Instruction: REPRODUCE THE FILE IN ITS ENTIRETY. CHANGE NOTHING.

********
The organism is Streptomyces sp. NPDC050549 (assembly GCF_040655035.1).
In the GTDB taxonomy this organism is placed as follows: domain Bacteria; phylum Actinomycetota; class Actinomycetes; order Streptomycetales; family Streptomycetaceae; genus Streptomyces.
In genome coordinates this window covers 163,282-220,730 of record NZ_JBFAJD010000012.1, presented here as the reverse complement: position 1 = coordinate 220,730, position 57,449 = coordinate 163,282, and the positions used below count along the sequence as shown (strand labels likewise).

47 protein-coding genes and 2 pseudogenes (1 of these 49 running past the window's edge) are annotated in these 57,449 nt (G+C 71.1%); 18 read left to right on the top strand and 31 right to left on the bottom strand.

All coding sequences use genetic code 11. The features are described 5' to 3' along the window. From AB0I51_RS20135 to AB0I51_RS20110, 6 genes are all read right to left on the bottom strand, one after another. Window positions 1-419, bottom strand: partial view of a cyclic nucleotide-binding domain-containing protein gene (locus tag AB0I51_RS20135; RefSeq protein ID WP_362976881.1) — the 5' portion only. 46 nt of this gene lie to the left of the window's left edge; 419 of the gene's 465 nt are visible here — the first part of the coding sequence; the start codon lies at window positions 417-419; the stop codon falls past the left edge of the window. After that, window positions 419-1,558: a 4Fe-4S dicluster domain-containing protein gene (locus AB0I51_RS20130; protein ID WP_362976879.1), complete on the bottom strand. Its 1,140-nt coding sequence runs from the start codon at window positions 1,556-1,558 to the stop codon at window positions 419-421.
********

The organism is Streptomyces sp. NPDC050549 (assembly GCF_040655035.1).
In the GTDB taxonomy this organism is placed as follows: domain Bacteria; phylum Actinomycetota; class Actinomycetes; order Streptomycetales; family Streptomycetaceae; genus Streptomyces.
In genome coordinates this window covers 163,282-220,730 of record NZ_JBFAJD010000012.1, presented here as the reverse complement: position 1 = coordinate 220,730, position 57,449 = coordinate 163,282, and the positions used below count along the sequence as shown (strand labels likewise).

47 protein-coding genes and 2 pseudogenes (1 of these 49 running past the window's edge) are annotated in these 57,449 nt (G+C 71.1%); 18 read left to right on the top strand and 31 right to left on the bottom strand.

All coding sequences use genetic code 11. The features are described 5' to 3' along the window. From AB0I51_RS20135 to AB0I51_RS20110, 6 genes are all read right to left on the bottom strand, one after another. Window positions 1-419, bottom strand: partial view of a cyclic nucleotide-binding domain-containing protein gene (locus tag AB0I51_RS20135; RefSeq protein ID WP_362976881.1) — the 5' portion only. 46 nt of this gene lie to the left of the window's left edge; 419 of the gene's 465 nt are visible here — the first part of the coding sequence; the start codon lies at window positions 417-419; the stop codon falls past the left edge of the window. After that, window positions 419-1,558: a 4Fe-4S dicluster domain-containing protein gene (locus AB0I51_RS20130; protein ID WP_362976879.1), complete on the bottom strand. Its 1,140-nt coding sequence runs from the start codon at window positions 1,556-1,558 to the stop codon at window positions 419-421.